07 June 2015 ~ 0 Comments

Everyone’s staring at their phone… and it’s a good thing.

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It’s not uncommon to see people staring at their cell phone.

It’s also not uncommon to hear people complain about it.

Thanks to the internet we have access to more information, and people, than we have ever had at any other point in existence.  Every day more and more information is uploaded, there will be more information available to me tomorrow than there was today.

I’d like to argue that this is a good thing.

Trivial things like standing in line, waiting for your number to be called at the DMV, waiting for an order to arrive… these things that were usually filled with complete inactivity, sitting, standing, staring, have been forever altered.

Remember when people used to say that there weren’t enough hours in a day? Now you can research subsarahan climates while waiting in line at Starbucks, or send a photo of your son to your Mother, and catch up with her while making dinner.

What you’re seeing is people who now have more choices, they’re choosing to do something enriching with time that was otherwise lost.

The only time you have complainers, is when someone is on their phone while you are trying to have a discussion with them.   They are telling you something, they are telling you that something is more important than your conversation – and they’re choosing to do that something.  That sucks for you, but hey – at least now you know that either you, or the subject matter, are not important.  It’s not warm and fuzzy information to know about that person, but now this creates that same choice – for you – to stop wasting your time on a person or subject matter that doesn’t really matter.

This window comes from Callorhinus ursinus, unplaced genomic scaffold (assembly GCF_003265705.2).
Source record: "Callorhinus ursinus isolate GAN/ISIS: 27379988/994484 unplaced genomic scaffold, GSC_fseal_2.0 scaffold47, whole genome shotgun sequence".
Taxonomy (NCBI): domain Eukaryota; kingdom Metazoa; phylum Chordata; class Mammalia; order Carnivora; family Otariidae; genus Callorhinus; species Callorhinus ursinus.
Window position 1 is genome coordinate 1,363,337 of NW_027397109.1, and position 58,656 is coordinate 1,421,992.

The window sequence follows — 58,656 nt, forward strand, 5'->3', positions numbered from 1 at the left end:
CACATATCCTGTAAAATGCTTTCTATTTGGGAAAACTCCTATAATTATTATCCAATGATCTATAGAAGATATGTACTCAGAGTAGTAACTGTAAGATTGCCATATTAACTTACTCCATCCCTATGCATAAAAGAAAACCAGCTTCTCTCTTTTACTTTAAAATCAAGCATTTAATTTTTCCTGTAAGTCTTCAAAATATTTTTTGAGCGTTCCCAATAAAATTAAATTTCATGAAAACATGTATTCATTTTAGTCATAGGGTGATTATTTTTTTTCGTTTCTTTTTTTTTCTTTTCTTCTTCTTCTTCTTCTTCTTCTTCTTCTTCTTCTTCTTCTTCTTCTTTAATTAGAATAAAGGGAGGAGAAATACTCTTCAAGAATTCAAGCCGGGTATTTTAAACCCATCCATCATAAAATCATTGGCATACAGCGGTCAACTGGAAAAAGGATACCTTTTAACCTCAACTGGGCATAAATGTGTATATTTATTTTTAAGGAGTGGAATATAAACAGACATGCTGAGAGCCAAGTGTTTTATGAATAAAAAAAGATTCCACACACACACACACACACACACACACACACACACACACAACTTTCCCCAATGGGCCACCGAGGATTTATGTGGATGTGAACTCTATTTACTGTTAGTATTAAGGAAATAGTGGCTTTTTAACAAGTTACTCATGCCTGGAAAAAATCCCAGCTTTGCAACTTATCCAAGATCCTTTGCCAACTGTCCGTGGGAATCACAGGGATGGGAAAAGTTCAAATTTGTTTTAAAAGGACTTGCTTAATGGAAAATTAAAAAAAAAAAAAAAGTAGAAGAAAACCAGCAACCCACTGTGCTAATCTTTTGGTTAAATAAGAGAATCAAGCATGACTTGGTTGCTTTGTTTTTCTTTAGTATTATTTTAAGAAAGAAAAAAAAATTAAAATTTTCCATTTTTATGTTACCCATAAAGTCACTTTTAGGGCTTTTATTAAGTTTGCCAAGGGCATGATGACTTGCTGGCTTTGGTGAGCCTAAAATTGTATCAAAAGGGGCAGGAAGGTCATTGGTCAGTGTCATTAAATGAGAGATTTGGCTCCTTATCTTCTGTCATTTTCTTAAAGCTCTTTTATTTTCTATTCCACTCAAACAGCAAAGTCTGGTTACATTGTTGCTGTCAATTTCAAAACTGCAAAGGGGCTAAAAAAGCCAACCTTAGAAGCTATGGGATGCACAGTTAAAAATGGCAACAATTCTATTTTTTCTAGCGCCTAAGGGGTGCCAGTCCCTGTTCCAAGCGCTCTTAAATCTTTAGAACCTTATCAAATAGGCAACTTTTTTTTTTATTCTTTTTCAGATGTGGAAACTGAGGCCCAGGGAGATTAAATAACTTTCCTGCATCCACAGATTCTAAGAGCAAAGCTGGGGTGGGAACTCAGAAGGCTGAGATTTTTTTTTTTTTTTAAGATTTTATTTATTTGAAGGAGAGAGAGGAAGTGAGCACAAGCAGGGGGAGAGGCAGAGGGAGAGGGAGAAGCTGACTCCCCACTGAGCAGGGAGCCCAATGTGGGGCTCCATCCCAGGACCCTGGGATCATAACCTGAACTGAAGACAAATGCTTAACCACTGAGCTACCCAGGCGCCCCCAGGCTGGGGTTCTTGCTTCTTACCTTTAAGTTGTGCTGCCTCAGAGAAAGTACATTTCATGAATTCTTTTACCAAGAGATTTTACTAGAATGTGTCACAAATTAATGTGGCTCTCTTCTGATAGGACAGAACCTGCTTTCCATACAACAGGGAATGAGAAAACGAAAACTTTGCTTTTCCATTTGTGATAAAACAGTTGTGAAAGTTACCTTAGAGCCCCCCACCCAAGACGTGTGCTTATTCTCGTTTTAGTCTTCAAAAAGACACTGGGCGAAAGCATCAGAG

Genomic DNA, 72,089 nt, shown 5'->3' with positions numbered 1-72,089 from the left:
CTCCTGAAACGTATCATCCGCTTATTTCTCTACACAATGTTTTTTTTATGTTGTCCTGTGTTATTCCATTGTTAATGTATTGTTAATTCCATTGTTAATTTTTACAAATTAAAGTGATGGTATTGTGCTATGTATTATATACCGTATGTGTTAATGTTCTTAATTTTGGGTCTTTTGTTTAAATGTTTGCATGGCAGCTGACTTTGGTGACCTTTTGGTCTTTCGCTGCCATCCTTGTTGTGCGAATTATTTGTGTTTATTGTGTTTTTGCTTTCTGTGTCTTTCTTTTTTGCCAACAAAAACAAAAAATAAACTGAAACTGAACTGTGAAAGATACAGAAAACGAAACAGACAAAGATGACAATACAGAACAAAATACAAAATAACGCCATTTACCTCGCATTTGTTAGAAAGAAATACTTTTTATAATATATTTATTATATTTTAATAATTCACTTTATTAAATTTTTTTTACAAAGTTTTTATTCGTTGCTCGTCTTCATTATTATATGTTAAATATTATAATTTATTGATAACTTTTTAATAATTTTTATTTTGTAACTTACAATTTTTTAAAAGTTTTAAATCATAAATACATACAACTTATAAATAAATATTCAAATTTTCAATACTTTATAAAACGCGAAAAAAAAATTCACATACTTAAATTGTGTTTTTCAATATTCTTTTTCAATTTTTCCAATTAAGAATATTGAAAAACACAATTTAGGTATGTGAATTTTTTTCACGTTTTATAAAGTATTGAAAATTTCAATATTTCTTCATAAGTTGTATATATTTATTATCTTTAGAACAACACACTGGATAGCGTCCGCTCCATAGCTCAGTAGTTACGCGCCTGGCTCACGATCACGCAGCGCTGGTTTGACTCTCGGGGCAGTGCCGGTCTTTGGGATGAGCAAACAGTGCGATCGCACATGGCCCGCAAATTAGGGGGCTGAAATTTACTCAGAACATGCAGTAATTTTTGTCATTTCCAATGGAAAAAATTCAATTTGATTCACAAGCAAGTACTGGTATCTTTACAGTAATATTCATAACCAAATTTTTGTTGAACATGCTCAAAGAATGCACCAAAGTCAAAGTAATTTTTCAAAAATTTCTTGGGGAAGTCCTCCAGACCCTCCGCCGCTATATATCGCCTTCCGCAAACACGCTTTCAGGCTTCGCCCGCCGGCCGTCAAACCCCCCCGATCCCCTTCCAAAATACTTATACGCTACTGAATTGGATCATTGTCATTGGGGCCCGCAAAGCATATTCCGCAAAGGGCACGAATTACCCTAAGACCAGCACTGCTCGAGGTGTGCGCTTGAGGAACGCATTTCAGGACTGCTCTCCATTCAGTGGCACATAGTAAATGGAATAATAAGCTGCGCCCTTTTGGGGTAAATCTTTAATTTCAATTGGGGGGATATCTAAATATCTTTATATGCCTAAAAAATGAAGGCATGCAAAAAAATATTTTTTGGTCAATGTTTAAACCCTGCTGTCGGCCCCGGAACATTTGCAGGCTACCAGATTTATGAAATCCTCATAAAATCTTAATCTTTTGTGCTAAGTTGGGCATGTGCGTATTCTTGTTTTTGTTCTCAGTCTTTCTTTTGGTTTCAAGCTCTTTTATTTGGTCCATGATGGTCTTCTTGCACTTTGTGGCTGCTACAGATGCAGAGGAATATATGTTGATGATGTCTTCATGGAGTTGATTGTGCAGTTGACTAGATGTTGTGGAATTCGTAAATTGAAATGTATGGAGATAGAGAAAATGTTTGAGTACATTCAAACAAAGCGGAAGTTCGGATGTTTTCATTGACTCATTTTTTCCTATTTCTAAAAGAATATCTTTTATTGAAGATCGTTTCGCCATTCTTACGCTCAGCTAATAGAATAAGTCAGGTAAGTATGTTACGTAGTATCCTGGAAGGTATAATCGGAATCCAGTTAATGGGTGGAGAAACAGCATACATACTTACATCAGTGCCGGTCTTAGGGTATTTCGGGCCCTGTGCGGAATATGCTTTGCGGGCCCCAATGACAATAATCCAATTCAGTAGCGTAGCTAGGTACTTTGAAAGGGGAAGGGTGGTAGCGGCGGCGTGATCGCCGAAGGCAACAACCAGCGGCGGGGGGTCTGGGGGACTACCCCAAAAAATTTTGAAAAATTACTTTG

So, Yes, people are staring at their phones.  And it’s the best thing they could be doing.  It may hurt your feelings, but the reality is that we now have more opportunities than ever to focus on the things that really matter to us, and I couldn’t be happier about it.

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09 May 2010 ~ 0 Comments

Zombie Politics and Other Late Modern Monstrosities in the Age of Disposability

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Monsters of disaster are special kinds of divine warning. They are harbingers of things we do not want to face, of catastrophes, and we fear they will bring such events upon us by coming to us.

– Jane Anna Gordon and Lewis R. Gordon[2]

At present, Americans are fascinated by a particular kind of monstrosity, by vampires and zombies condemned to live an eternity by feeding off the souls of the living. The preoccupation with such parasitic relations speaks uncannily to the threat most Americans perceive from the shameless blood lust of contemporary captains of industry, which Matt Taibbi, a writer for Rolling Stone, has aptly described as “a great vampire squid wrapped around the face of humanity, relentlessly jamming its blood funnel into anything that smells like money.” [3] Media culture, as the enormous popularity of the Twilight franchise and HBO’s True Blood reveal, is nonetheless enchanted by this seductive force of such omnipotent beings. More frightening, however, than the danger posed by these creatures is the coming revolution enacted by the hordes of the unthinking, caught in the spell of voodoo economics and compelled to acts of obscene violence and mayhem. They are the living dead, whose contagion threatens the very life force of the nation. […]

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